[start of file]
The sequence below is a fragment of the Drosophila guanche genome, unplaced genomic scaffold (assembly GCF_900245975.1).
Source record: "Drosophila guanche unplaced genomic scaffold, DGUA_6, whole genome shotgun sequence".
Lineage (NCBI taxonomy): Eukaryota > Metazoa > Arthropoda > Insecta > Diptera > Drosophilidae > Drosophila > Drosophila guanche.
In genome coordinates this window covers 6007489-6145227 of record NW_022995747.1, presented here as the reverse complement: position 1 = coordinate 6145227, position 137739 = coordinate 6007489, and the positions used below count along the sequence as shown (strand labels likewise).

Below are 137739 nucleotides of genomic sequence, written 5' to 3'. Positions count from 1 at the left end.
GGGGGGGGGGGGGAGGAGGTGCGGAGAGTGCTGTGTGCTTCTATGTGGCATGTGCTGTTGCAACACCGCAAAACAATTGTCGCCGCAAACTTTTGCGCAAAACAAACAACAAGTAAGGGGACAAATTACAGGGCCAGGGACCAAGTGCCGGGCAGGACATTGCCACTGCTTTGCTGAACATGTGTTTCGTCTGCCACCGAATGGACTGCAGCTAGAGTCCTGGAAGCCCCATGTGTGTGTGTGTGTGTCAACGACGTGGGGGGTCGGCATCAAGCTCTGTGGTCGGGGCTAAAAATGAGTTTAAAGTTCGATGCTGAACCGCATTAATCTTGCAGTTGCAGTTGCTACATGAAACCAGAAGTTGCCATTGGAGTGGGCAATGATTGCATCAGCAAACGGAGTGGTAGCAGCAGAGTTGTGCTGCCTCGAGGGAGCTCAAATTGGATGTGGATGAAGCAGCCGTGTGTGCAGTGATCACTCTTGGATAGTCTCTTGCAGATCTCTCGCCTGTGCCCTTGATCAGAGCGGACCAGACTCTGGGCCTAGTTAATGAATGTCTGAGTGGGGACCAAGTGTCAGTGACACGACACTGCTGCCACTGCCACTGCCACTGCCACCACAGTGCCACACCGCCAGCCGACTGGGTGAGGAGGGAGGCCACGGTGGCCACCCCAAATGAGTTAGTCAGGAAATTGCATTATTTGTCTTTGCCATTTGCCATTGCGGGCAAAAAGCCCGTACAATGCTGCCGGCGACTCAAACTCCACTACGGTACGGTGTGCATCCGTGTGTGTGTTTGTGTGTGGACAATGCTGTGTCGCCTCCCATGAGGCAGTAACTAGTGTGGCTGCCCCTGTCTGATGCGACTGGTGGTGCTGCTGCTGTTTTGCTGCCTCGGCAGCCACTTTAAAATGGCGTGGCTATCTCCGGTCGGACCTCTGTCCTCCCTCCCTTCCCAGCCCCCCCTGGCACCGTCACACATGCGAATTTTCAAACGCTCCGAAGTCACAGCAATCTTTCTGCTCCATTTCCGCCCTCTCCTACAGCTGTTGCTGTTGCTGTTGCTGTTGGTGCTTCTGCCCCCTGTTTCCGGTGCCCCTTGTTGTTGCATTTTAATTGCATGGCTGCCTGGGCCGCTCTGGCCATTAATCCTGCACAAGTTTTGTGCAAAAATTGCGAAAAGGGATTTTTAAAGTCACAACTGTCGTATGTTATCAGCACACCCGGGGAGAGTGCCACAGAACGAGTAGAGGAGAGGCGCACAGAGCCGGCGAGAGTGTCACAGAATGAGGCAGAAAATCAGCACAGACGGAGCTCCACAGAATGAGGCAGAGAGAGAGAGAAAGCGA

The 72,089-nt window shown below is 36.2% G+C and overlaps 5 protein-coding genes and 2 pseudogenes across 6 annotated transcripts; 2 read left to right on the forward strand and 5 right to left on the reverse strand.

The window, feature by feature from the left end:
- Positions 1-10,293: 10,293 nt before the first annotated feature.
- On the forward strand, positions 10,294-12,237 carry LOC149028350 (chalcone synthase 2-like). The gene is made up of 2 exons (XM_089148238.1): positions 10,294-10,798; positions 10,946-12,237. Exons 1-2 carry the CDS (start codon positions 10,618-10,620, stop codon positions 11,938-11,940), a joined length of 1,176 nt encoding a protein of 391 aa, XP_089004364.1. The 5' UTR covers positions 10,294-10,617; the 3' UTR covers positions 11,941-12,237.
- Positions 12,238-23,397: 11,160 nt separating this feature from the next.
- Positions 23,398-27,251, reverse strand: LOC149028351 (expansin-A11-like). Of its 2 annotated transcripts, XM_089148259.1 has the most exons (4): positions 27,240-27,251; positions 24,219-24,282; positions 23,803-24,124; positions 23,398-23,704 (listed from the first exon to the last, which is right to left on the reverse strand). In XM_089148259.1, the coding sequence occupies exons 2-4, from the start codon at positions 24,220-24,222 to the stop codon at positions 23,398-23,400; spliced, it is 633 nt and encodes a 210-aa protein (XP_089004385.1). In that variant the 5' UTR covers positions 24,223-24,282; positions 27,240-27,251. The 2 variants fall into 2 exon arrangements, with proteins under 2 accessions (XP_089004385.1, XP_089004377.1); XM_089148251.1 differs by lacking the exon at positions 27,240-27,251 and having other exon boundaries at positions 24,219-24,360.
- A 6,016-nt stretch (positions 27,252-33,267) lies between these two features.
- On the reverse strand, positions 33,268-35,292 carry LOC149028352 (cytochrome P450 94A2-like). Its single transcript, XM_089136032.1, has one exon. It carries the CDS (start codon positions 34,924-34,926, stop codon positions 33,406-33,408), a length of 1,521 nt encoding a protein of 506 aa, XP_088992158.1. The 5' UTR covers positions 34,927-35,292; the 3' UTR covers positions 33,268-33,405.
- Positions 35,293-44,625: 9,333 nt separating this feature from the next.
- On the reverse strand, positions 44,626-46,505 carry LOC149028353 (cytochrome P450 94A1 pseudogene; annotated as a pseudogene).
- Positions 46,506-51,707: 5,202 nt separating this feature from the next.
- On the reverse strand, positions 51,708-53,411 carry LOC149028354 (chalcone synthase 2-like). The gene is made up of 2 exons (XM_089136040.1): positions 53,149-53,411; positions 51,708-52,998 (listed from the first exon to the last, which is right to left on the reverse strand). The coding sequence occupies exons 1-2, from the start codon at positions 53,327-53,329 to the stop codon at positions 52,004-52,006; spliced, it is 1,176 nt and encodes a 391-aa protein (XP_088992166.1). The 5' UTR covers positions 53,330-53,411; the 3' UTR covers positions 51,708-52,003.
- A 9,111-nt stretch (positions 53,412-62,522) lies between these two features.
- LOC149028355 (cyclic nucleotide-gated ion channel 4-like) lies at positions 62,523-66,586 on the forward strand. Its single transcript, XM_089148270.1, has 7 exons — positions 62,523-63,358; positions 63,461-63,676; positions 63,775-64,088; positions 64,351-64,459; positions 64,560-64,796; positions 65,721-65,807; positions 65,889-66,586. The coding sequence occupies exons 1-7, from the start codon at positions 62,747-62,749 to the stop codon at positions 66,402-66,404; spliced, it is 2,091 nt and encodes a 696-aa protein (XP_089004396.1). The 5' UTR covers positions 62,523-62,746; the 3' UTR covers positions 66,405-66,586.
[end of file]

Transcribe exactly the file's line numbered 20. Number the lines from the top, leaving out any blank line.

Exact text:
- LOC149028355 (cyclic nucleotide-gated ion channel 4-like) lies at positions 62,523-66,586 on the forward strand. Its single transcript, XM_089148270.1, has 7 exons — positions 62,523-63,358; positions 63,461-63,676; positions 63,775-64,088; positions 64,351-64,459; positions 64,560-64,796; positions 65,721-65,807; positions 65,889-66,586. The coding sequence occupies exons 1-7, from the start codon at positions 62,747-62,749 to the stop codon at positions 66,402-66,404; spliced, it is 2,091 nt and encodes a 696-aa protein (XP_089004396.1). The 5' UTR covers positions 62,523-62,746; the 3' UTR covers positions 66,405-66,586.